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  1. Abstract

    Roll vortices are a series of large-scale turbulent eddies that nearly align with the mean wind direction and prevail in the hurricane boundary layer. In this study, the one-way nested WRF-LES model simulation results from Li et al. (J Atmos Sci 78(6):1847–1867,, 2021) are used to examine the structure and generation mechanism of roll vortices and associated coherent turbulence in the hurricane boundary layer during the landfall of Hurricane Harvey from 00 UTC 25 to 18 UTC 27 August 2017. Results indicate that roll vortices prevail in the hurricane boundary layer. The intense roll vortices and associated large turbulent eddies above them (at a height of ~ 200 to 3000 m) accumulate within a hurricane radius of 20–40 km. Their intensity is proportional to hurricane intensity during the simulation period. Before and during hurricane landfall, strong inflow convergence leads to horizontal advection of roll vortices throughout the entire hurricane boundary layer. Combined with the strong wind shear, the strongest roll vortices and associated large turbulent eddies are generated near the eyewall with suitable thermodynamic (Richardson number at around − 0.2 to 0.2) and dynamic conditions (strong negative inflow wind shear). After landfall, the decayed inflow weakens the inflow convergence and quickly reduces the strong roll vortices and associated large turbulent eddies. Diagnosis of vertical turbulent kinetic energy indicates that atmospheric pressure perturbation, caused by horizontal convergence, transfers the horizontal component of turbulence to the vertical component with a mean wavelength of about 1 km. The buoyancy term is weak and negative, and the large turbulent eddies are suppressed.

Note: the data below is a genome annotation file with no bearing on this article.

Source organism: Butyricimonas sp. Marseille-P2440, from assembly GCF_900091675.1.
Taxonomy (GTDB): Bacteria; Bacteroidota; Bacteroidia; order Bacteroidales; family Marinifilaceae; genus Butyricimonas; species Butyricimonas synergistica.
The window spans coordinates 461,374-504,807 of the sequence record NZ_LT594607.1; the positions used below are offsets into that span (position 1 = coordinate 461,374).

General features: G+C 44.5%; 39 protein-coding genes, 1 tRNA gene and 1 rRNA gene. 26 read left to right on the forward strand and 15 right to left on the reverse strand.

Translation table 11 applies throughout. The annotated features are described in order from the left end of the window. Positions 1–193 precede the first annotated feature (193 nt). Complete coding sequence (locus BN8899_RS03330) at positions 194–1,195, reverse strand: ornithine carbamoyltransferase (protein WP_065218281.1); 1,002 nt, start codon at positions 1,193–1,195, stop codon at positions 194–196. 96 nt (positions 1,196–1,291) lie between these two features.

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  2. The extent of loss in a seismic hazard can be moderated with on-time allocation of funds and initiation of recovery tasks. Among various examinations conducted following the hazard, buildings damages are assessed as part of the reconnaissance survey to learn and document the impact of the earthquake on structures. The results of the survey are used in financial aid estimation, which is crucial for the community rapid recovery acts after the hazard. Due to the urgent need for this information, the amount of information gained per unit of time should be optimized. This article aims at answering the question of how to maximize the information gain in the presence of resource constraints by directing the efforts of a reconnaissance surveying team. A data-driven method is proposed that actively learns the patterns of damage and recommends the most informative buildings to be inspected while considering the resource limitations. The framework utilizes an efficient active learning method based on mutual information and developed for Gaussian process regression (GPR) to identify the information-rich cases. To assess the contribution of information gain and resource allocation in the overall outcome of the damage inference, two simulated earthquake testbeds are studied. It is shown that in a co-optimization approach, damage labels of the majority of buildings can be accurately predicted after 1 week of damage inspections.